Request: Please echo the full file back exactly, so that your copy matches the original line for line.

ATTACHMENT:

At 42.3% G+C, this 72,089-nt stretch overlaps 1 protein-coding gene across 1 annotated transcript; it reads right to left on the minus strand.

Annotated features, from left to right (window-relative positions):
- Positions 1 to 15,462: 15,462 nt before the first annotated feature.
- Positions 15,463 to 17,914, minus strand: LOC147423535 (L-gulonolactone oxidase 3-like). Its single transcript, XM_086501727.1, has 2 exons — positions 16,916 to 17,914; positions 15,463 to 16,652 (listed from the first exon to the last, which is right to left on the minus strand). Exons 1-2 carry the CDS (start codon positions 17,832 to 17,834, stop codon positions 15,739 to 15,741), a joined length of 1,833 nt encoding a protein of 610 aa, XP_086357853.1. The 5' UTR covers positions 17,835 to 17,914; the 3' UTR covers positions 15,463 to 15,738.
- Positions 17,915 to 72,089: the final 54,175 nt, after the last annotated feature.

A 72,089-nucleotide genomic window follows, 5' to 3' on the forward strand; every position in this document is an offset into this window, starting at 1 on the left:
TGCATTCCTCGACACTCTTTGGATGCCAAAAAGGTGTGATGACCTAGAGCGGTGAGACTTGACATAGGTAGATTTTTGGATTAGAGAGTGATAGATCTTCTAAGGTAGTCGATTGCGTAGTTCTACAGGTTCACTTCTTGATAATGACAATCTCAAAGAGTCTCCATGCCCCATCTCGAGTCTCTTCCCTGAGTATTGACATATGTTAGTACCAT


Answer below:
At 42.3% G+C, this 72,089-nt stretch overlaps 1 protein-coding gene across 1 annotated transcript; it reads right to left on the minus strand.

Annotated features, from left to right (window-relative positions):
- Positions 1 to 15,462: 15,462 nt before the first annotated feature.
- Positions 15,463 to 17,914, minus strand: LOC147423535 (L-gulonolactone oxidase 3-like). Its single transcript, XM_086501727.1, has 2 exons — positions 16,916 to 17,914; positions 15,463 to 16,652 (listed from the first exon to the last, which is right to left on the minus strand). Exons 1-2 carry the CDS (start codon positions 17,832 to 17,834, stop codon positions 15,739 to 15,741), a joined length of 1,833 nt encoding a protein of 610 aa, XP_086357853.1. The 5' UTR covers positions 17,835 to 17,914; the 3' UTR covers positions 15,463 to 15,738.
- Positions 17,915 to 72,089: the final 54,175 nt, after the last annotated feature.

A 72,089-nucleotide genomic window follows, 5' to 3' on the forward strand; every position in this document is an offset into this window, starting at 1 on the left:
TGCATTCCTCGACACTCTTTGGATGCCAAAAAGGTGTGATGACCTAGAGCGGTGAGACTTGACATAGGTAGATTTTTGGATTAGAGAGTGATAGATCTTCTAAGGTAGTCGATTGCGTAGTTCTACAGGTTCACTTCTTGATAATGACAATCTCAAAGAGTCTCCATGCCCCATCTCGAGTCTCTTCCCTGAGTATTGACATATGTTAGTACCAT